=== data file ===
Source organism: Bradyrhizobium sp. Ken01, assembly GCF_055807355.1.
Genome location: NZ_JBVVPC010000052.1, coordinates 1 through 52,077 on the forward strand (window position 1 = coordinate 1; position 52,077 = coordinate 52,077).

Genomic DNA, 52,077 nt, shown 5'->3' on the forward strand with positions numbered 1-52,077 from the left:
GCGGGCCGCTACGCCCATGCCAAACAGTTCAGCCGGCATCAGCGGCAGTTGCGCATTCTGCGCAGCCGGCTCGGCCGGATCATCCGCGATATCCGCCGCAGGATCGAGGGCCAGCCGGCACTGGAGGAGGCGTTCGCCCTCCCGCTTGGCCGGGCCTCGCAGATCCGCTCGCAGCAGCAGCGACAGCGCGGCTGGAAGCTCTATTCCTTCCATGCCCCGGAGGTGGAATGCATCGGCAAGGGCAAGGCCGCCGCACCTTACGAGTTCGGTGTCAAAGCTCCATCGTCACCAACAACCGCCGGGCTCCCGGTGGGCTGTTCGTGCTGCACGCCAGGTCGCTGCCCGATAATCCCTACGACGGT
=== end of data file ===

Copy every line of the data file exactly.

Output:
Source organism: Bradyrhizobium sp. Ken01, assembly GCF_055807355.1.
Genome location: NZ_JBVVPC010000052.1, coordinates 1 through 52,077 on the forward strand (window position 1 = coordinate 1; position 52,077 = coordinate 52,077).

Genomic DNA, 52,077 nt, shown 5'->3' on the forward strand with positions numbered 1-52,077 from the left:
GCGGGCCGCTACGCCCATGCCAAACAGTTCAGCCGGCATCAGCGGCAGTTGCGCATTCTGCGCAGCCGGCTCGGCCGGATCATCCGCGATATCCGCCGCAGGATCGAGGGCCAGCCGGCACTGGAGGAGGCGTTCGCCCTCCCGCTTGGCCGGGCCTCGCAGATCCGCTCGCAGCAGCAGCGACAGCGCGGCTGGAAGCTCTATTCCTTCCATGCCCCGGAGGTGGAATGCATCGGCAAGGGCAAGGCCGCCGCACCTTACGAGTTCGGTGTCAAAGCTCCATCGTCACCAACAACCGCCGGGCTCCCGGTGGGCTGTTCGTGCTGCACGCCAGGTCGCTGCCCGATAATCCCTACGACGGT